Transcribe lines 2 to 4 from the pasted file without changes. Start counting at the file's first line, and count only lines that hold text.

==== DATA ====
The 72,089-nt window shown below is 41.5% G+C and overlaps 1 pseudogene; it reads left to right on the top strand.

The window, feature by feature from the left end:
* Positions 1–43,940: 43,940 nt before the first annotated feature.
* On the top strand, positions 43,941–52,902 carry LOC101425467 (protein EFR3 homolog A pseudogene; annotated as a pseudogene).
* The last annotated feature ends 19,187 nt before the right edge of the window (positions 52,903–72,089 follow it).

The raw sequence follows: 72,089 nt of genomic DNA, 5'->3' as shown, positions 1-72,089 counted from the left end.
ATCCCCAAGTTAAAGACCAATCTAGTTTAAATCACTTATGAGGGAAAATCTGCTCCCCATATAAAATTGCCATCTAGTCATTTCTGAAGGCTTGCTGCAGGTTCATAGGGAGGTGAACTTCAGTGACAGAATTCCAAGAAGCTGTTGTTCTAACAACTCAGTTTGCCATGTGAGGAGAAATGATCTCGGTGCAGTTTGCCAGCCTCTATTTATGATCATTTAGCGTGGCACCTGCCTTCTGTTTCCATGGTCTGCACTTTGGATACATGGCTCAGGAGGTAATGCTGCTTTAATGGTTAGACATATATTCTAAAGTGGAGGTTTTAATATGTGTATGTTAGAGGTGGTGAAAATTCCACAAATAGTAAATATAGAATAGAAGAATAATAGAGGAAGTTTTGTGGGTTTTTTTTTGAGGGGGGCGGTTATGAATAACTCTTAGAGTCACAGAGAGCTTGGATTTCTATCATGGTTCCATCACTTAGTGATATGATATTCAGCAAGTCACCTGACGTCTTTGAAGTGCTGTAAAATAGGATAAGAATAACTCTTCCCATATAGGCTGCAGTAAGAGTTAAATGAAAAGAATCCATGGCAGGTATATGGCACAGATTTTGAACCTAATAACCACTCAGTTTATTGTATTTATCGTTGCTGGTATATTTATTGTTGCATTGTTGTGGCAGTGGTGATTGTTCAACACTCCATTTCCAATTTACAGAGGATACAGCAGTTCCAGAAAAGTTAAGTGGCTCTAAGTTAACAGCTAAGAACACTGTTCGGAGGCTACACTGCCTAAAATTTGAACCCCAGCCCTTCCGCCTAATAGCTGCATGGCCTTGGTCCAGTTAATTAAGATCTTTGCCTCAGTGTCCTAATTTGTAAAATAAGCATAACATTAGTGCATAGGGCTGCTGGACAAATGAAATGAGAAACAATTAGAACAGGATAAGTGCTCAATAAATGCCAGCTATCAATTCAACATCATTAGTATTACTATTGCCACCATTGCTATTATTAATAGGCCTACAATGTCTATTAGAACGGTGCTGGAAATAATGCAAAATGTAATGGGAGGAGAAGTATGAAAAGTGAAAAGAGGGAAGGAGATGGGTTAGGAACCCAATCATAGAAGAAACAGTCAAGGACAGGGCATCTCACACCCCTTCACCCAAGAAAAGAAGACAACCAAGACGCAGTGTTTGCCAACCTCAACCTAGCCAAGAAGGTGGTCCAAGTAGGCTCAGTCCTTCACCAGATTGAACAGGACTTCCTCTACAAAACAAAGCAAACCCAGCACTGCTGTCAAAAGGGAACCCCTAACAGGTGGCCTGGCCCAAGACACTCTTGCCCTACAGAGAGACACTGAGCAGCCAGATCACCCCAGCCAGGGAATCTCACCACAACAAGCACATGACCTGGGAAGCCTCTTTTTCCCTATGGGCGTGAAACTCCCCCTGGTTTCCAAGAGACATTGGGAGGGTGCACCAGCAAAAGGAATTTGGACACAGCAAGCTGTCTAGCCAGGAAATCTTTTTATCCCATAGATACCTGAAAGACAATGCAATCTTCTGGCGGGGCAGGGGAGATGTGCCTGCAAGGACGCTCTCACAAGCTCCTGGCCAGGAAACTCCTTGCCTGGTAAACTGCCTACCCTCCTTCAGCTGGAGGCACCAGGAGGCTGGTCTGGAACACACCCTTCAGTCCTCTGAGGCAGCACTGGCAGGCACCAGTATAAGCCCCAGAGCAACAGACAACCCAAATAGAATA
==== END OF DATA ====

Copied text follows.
The window, feature by feature from the left end:
* Positions 1–43,940: 43,940 nt before the first annotated feature.
* On the top strand, positions 43,941–52,902 carry LOC101425467 (protein EFR3 homolog A pseudogene; annotated as a pseudogene).